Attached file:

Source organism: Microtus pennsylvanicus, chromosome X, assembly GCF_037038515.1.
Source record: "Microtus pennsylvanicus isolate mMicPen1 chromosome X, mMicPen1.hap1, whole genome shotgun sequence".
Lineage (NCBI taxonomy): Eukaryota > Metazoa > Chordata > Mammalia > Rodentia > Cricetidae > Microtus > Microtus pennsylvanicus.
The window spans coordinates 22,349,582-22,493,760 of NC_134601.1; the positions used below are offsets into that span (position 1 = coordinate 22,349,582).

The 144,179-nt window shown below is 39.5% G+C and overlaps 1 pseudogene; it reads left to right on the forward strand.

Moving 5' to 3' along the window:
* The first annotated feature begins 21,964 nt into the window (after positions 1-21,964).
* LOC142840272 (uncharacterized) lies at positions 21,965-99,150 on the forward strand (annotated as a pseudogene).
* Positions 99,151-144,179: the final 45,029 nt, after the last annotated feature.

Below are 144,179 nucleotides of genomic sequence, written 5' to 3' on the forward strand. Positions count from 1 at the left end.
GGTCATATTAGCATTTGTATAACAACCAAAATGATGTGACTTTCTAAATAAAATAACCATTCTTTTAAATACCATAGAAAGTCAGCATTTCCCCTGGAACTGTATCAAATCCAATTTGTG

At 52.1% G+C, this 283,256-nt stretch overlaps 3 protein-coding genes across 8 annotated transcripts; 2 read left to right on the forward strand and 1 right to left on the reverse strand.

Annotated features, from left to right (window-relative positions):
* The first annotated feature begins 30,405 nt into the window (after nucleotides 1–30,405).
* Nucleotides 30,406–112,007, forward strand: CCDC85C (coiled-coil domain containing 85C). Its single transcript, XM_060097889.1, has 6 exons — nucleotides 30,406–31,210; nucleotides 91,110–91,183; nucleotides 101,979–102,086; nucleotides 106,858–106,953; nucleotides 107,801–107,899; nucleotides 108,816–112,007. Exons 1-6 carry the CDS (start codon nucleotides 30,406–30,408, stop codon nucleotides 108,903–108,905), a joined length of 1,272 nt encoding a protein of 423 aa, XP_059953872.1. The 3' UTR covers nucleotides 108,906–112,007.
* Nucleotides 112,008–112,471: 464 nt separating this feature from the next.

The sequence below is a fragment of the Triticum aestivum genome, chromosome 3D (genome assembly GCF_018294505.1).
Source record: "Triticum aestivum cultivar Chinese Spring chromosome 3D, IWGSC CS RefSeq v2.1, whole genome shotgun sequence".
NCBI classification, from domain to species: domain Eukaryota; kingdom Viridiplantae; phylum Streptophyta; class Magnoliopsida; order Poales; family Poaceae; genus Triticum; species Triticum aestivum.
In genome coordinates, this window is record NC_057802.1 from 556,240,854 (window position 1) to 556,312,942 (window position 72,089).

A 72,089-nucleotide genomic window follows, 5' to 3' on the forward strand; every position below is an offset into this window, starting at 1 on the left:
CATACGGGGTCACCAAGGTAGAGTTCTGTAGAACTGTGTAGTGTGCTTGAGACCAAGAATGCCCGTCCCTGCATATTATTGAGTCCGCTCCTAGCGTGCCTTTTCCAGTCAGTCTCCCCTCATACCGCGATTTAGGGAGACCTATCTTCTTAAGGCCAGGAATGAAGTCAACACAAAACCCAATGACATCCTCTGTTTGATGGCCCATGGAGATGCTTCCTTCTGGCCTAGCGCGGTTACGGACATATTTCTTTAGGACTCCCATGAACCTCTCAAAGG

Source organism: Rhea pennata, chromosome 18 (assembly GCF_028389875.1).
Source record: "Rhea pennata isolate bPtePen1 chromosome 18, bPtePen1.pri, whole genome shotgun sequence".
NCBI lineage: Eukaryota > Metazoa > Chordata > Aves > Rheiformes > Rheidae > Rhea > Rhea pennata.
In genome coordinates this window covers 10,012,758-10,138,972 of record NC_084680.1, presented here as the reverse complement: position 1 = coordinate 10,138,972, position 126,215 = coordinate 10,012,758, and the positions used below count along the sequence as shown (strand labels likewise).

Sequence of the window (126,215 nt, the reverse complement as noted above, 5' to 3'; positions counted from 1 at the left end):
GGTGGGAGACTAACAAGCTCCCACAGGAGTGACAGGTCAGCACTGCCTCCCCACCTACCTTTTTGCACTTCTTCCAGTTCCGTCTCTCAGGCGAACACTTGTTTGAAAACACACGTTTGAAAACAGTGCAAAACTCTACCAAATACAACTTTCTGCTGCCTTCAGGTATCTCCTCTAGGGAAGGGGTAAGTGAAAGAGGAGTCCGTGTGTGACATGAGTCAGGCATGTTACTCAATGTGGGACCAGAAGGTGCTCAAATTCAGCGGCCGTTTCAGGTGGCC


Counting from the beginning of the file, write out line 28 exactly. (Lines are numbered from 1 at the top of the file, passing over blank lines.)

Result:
GGTGGGAGACTAACAAGCTCCCACAGGAGTGACAGGTCAGCACTGCCTCCCCACCTACCTTTTTGCACTTCTTCCAGTTCCGTCTCTCAGGCGAACACTTGTTTGAAAACACACGTTTGAAAACAGTGCAAAACTCTACCAAATACAACTTTCTGCTGCCTTCAGGTATCTCCTCTAGGGAAGGGGTAAGTGAAAGAGGAGTCCGTGTGTGACATGAGTCAGGCATGTTACTCAATGTGGGACCAGAAGGTGCTCAAATTCAGCGGCCGTTTCAGGTGGCC